Among my many hobbies is picture postcard collecting. No, I don’t think I have any particularly valuable postcards. At least I keep them semi-organized in some old cigar boxes. Because this is National Photograph Month, I decided to share a few of them with you.
Picture postcards are a mainly 20th Century phenomenon. Their popularity was fueled, in large part, by tourism. Picture postcards were ubiquitous cheap souvenirs that were displayed on racks in gift shops at tourist sites, airports, bus stations, and gasoline stations. Localized picture postcards were also marketed at drug stores and supermarkets.
Whenever our family took car trips to vacation spots, I usually bought a few postcards. Some were sent to friends and some were saved to stash in a cigar box. I liked them because they were inexpensive, and the photographs were much nicer than the snapshots I could take.
The first two of today’s images are Nebraska photos. The picture of the highway interchange is a postcard that was given out free to motorists by the Nebraska Department of Roads. It was a promotional effort to celebrate the completion of Nebraska’s stretch of Interstate 80. The highway department was proud of the fact that Nebraska was the first state to do so.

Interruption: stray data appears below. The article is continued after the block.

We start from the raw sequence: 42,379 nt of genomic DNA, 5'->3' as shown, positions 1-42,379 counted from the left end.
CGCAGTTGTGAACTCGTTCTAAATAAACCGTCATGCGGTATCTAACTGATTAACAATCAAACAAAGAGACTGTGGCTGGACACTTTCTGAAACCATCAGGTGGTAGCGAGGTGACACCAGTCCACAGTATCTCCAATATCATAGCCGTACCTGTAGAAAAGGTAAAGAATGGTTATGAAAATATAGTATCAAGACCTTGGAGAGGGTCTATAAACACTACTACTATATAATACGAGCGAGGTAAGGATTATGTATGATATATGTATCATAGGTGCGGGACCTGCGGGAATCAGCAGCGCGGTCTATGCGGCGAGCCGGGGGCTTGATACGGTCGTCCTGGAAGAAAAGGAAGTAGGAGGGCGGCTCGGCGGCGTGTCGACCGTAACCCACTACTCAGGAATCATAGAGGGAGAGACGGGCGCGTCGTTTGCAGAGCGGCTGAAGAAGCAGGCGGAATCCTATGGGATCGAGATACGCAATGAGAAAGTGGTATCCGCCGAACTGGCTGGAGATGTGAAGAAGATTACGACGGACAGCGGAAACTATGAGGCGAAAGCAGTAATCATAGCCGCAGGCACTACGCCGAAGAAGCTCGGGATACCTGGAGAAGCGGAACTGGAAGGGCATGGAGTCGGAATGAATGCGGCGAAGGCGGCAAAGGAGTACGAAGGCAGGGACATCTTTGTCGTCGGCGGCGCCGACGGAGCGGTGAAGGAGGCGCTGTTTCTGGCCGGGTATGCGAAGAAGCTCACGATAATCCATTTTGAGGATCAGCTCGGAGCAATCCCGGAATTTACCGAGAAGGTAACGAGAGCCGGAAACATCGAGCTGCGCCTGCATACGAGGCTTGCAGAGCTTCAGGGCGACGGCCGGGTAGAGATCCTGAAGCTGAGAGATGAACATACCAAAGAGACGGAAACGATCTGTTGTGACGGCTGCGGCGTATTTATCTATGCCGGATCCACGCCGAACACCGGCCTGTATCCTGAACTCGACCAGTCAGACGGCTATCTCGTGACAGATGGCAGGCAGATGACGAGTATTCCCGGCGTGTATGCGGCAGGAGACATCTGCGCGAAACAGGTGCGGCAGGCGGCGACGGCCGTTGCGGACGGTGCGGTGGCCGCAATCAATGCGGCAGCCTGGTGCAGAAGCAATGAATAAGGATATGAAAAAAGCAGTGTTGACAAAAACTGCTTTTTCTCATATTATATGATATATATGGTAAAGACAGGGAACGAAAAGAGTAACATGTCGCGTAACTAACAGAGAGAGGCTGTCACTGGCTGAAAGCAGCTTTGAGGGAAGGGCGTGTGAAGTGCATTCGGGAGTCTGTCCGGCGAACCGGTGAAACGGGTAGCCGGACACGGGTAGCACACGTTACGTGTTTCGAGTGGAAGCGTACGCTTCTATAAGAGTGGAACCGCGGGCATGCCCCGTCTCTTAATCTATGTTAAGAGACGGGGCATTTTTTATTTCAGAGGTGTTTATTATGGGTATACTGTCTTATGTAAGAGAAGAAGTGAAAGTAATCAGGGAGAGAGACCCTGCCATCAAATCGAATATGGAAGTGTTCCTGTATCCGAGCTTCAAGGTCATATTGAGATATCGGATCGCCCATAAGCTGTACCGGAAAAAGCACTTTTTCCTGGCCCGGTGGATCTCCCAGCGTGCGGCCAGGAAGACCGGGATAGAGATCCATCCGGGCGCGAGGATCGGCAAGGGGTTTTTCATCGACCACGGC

The most famous building in Nebraska is a popular tourist attraction in Lincoln. Ever since its completion in 1932, the state capitol has been lauded as one of the most beautiful buildings in the world. I include this postcard because dad used to work in a capitol tower office. The card came from the small gift shop on the first floor of the building.
If you ever stopped in Kansas, chances are that you may have found at least one postcard with a reference to the “Gunsmoke” teevee show. The series enjoyed a 20-year run and re-runs are still broadcast on some satellite and land based television channels. I picked up this postcard during a day trip to Dodge City.
Canada is one of my favorite places on Earth. I especially appreciate their many attractive city parks. During one of my visits to Winnipeg, Manitoba, I drove to the neighboring city of Selkirk. I bought a few cards at a gasoline station in that town.
The picture of a Flathead Indian was purchased at a small cafe in Montana. I liked the powerful pose of the man against a backdrop of ubiquitous Montana mountains.
Even though I’ll probably never make a monetary profit from my postcard collection, at least I can bring them out on rainy days and handle some nostalgic souvenirs.
The Blue Jay of Happiness likes this advice from Miss Manners: “For email, the old postcard rule applies. Nobody else is supposed to read your postcards, but you’d be a fool if you wrote anything private on one.”